To my mind there are two key points to this tip.

The first is a call to identify your processes. The words process mapping are not used, but this is certainly the best way to identify your key processes. For more information on process mapping please read: Process Mapping: Who does it and why?

The second is the focus on the customer, which can only be done if the quality management system contains the end-to-end processes of the whole organisation. So your quality management system must be your business -wide Business Process Management system, not just something put together to enable you to obtain ISO certification.

In summary

So in summary, running your business effectively can and should result in your ISO certificate.

Align your quality strategy to your corporate strategy and implement a Business’ Process Management system to support both and deliver ISO 9001:2015 certification.

This way, the business runs the ISO certification rather than the other way round.


How do I choose a Business Process Management (BPM) system?

There are a great number of quality systems which deliver a Business Process Management approach and which one your organisation chooses will depend on your corporate objectives. However a checklist against the following is essential:

  • Delivers an end-to-end process model of how your business currently works
  • Is easily accessible and easily searchable by everyone in your business
  • Identifies responsibility and accountability as a minimum
  • Allows data capture against the processes to enable evidenced based decision making
  • Is designed and structured to engage your specific end users
  • Offer the capability to model differing options or process improvement

For more detail on this, please read the article:

The Top 10 things your Quality Management System (QMS) must deliver

We hope that you have found this article useful. As you may have gathered, here at Triaster, we have developed a Business Process Management system that delivers and supports all of the above and will definitely allow your business to run your ISO certification, rather than vice versa.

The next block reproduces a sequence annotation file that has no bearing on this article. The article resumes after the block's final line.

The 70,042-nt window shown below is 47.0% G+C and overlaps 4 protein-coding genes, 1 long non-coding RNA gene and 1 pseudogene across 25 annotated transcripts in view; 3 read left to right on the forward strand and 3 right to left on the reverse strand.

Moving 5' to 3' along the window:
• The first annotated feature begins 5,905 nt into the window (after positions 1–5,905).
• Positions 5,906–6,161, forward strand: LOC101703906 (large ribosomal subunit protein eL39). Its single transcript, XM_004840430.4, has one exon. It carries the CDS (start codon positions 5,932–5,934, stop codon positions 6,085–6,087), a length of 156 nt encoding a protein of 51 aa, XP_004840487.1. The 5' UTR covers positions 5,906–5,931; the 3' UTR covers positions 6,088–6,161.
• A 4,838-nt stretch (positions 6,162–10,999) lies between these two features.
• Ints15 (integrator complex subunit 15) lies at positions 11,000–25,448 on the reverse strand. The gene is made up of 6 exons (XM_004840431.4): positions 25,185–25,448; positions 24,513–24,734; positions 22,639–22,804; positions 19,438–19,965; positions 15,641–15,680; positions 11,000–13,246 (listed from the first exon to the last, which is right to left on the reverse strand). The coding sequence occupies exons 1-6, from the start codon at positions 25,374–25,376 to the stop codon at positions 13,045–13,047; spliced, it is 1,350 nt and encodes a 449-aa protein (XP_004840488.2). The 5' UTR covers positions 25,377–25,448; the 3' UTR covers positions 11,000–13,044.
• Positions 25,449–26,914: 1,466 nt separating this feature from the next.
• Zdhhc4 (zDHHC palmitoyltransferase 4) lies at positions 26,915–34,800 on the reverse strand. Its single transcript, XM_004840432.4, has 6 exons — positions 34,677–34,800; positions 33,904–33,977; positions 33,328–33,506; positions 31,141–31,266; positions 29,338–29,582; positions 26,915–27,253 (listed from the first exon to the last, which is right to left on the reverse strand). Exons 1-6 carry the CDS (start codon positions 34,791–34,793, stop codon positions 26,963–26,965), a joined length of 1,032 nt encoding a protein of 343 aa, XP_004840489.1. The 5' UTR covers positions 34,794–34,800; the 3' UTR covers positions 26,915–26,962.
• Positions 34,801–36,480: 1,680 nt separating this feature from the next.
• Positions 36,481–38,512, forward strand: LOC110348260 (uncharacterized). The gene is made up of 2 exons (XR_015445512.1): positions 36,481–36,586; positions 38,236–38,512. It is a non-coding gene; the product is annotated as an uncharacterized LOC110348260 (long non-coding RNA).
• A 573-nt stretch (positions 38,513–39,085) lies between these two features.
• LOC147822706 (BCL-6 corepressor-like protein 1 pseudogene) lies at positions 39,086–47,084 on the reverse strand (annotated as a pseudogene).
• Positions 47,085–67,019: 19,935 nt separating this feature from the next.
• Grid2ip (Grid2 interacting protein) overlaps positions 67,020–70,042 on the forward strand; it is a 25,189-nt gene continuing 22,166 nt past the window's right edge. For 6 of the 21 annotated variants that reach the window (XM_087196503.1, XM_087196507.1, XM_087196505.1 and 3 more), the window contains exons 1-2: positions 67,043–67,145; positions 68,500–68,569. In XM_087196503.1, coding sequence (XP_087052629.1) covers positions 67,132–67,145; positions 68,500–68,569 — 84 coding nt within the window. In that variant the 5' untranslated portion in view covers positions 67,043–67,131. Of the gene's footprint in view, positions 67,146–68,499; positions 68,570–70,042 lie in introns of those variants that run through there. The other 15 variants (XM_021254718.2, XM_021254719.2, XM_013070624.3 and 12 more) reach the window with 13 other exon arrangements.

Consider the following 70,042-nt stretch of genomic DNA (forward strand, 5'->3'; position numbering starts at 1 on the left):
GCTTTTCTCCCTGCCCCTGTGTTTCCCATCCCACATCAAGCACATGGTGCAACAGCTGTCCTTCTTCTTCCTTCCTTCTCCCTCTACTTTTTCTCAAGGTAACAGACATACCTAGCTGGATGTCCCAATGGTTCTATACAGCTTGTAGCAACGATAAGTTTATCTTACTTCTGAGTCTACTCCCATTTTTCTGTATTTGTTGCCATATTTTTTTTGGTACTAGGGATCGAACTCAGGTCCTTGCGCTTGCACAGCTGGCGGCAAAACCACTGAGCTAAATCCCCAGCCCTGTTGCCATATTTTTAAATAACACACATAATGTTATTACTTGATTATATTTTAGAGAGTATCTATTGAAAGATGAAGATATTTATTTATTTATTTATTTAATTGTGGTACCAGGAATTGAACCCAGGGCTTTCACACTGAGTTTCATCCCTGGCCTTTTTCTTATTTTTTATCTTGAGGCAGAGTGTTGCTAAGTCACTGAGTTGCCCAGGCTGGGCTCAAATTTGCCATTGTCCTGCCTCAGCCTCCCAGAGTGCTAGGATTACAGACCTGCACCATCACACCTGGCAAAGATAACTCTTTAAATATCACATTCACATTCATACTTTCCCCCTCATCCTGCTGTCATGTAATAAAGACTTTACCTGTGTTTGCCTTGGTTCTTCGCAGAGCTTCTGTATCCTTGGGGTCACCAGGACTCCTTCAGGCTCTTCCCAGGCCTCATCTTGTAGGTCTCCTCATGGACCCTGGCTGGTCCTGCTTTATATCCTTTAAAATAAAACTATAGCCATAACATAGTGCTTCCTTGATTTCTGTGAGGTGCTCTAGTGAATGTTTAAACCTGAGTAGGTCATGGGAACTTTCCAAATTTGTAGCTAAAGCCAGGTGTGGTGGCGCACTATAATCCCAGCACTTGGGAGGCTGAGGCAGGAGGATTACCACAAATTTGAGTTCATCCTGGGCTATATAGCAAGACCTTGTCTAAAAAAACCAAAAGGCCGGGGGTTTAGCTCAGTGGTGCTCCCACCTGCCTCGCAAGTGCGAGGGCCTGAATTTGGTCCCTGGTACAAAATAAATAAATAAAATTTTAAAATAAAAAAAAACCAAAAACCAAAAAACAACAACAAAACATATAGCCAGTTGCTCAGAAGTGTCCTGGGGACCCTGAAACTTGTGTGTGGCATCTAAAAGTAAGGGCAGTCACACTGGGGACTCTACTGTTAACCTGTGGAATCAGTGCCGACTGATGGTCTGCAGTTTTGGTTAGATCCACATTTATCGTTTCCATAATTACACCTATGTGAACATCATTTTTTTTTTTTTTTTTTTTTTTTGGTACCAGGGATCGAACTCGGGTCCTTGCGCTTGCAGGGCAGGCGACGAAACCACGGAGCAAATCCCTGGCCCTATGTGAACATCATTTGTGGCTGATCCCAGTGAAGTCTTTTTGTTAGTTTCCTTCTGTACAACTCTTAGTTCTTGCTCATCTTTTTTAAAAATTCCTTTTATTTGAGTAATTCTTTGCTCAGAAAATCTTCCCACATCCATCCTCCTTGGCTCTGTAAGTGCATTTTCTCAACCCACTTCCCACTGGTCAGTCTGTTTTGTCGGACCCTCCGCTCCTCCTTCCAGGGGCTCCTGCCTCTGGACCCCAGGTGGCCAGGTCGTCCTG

To read about how Triaster customer Sungard AS has implemented a global target operating model for Service Management whilst ensuring ongoing alignment with existing ISO standards (ISO 27001 & 9001) and positioned Sungard AS to achieve ISO 2000, please read their case study:

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Related articles:

Process Mapping: Who does it and why?

The Top 10 things your Quality Management system (QMS) must deliver

How much does Business Process Management (BPM software cost?

Written by Emma Harris

Emma was Operations Director for Triaster for nearly 20 years, during which time as well as learning and perfecting her BPM and process improvement skills, she honed her inbound marketing expertise. She now runs D2e - Designed to engage - which designs and develops bespoke, engaging, HubSpot CMS websites, that help your entire company to grow and scale. She is delighted to still be delivering Triaster's marketing, whilst also helping other companies turn their websites into their hardest working asset.